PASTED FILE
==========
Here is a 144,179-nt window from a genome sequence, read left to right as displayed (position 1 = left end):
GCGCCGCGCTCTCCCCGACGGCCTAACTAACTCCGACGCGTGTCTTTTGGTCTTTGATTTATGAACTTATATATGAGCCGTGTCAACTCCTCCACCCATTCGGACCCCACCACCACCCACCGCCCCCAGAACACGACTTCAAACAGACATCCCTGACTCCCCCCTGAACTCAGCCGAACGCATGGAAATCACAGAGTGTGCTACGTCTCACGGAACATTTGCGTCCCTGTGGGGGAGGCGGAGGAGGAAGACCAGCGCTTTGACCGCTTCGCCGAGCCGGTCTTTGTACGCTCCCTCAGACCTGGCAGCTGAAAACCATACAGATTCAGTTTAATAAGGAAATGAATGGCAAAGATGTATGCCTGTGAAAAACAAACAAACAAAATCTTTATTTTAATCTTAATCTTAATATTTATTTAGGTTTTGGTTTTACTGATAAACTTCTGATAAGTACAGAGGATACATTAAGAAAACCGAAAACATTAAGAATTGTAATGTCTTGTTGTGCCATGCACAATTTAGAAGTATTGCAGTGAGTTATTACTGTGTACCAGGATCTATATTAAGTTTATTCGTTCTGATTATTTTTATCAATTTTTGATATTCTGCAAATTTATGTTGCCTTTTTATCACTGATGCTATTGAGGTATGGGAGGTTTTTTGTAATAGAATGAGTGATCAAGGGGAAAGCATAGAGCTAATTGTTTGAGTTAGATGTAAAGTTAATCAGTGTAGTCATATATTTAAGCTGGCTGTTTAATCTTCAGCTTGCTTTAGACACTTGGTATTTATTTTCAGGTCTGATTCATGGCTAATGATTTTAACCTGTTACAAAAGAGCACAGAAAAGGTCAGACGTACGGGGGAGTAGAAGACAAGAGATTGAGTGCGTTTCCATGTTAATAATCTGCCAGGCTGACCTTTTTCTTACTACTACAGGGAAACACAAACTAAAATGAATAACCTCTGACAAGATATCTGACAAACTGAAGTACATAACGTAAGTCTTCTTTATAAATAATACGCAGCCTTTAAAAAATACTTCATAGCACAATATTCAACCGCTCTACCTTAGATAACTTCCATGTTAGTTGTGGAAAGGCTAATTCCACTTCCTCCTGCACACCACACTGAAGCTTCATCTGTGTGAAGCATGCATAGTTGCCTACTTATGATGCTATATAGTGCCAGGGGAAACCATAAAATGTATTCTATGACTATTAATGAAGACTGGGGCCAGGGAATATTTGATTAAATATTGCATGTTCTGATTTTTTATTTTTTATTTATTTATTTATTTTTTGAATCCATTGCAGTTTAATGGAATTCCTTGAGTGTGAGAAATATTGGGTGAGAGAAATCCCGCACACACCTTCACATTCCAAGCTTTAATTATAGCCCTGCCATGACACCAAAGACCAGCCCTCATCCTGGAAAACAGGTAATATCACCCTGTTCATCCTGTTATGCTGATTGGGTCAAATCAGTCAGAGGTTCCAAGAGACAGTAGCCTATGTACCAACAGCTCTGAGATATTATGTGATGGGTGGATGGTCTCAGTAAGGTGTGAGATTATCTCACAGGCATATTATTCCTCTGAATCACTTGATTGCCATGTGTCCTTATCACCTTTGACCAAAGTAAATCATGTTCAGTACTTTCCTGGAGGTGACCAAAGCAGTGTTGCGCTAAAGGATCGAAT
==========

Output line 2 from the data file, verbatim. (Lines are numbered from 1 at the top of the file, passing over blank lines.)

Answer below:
GCGCCGCGCTCTCCCCGACGGCCTAACTAACTCCGACGCGTGTCTTTTGGTCTTTGATTTATGAACTTATATATGAGCCGTGTCAACTCCTCCACCCATTCGGACCCCACCACCACCCACCGCCCCCAGAACACGACTTCAAACAGACATCCCTGACTCCCCCCTGAACTCAGCCGAACGCATGGAAATCACAGAGTGTGCTACGTCTCACGGAACATTTGCGTCCCTGTGGGGGAGGCGGAGGAGGAAGACCAGCGCTTTGACCGCTTCGCCGAGCCGGTCTTTGTACGCTCCCTCAGACCTGGCAGCTGAAAACCATACAGATTCAGTTTAATAAGGAAATGAATGGCAAAGATGTATGCCTGTGAAAAACAAACAAACAAAATCTTTATTTTAATCTTAATCTTAATATTTATTTAGGTTTTGGTTTTACTGATAAACTTCTGATAAGTACAGAGGATACATTAAGAAAACCGAAAACATTAAGAATTGTAATGTCTTGTTGTGCCATGCACAATTTAGAAGTATTGCAGTGAGTTATTACTGTGTACCAGGATCTATATTAAGTTTATTCGTTCTGATTATTTTTATCAATTTTTGATATTCTGCAAATTTATGTTGCCTTTTTATCACTGATGCTATTGAGGTATGGGAGGTTTTTTGTAATAGAATGAGTGATCAAGGGGAAAGCATAGAGCTAATTGTTTGAGTTAGATGTAAAGTTAATCAGTGTAGTCATATATTTAAGCTGGCTGTTTAATCTTCAGCTTGCTTTAGACACTTGGTATTTATTTTCAGGTCTGATTCATGGCTAATGATTTTAACCTGTTACAAAAGAGCACAGAAAAGGTCAGACGTACGGGGGAGTAGAAGACAAGAGATTGAGTGCGTTTCCATGTTAATAATCTGCCAGGCTGACCTTTTTCTTACTACTACAGGGAAACACAAACTAAAATGAATAACCTCTGACAAGATATCTGACAAACTGAAGTACATAACGTAAGTCTTCTTTATAAATAATACGCAGCCTTTAAAAAATACTTCATAGCACAATATTCAACCGCTCTACCTTAGATAACTTCCATGTTAGTTGTGGAAAGGCTAATTCCACTTCCTCCTGCACACCACACTGAAGCTTCATCTGTGTGAAGCATGCATAGTTGCCTACTTATGATGCTATATAGTGCCAGGGGAAACCATAAAATGTATTCTATGACTATTAATGAAGACTGGGGCCAGGGAATATTTGATTAAATATTGCATGTTCTGATTTTTTATTTTTTATTTATTTATTTATTTTTTGAATCCATTGCAGTTTAATGGAATTCCTTGAGTGTGAGAAATATTGGGTGAGAGAAATCCCGCACACACCTTCACATTCCAAGCTTTAATTATAGCCCTGCCATGACACCAAAGACCAGCCCTCATCCTGGAAAACAGGTAATATCACCCTGTTCATCCTGTTATGCTGATTGGGTCAAATCAGTCAGAGGTTCCAAGAGACAGTAGCCTATGTACCAACAGCTCTGAGATATTATGTGATGGGTGGATGGTCTCAGTAAGGTGTGAGATTATCTCACAGGCATATTATTCCTCTGAATCACTTGATTGCCATGTGTCCTTATCACCTTTGACCAAAGTAAATCATGTTCAGTACTTTCCTGGAGGTGACCAAAGCAGTGTTGCGCTAAAGGATCGAAT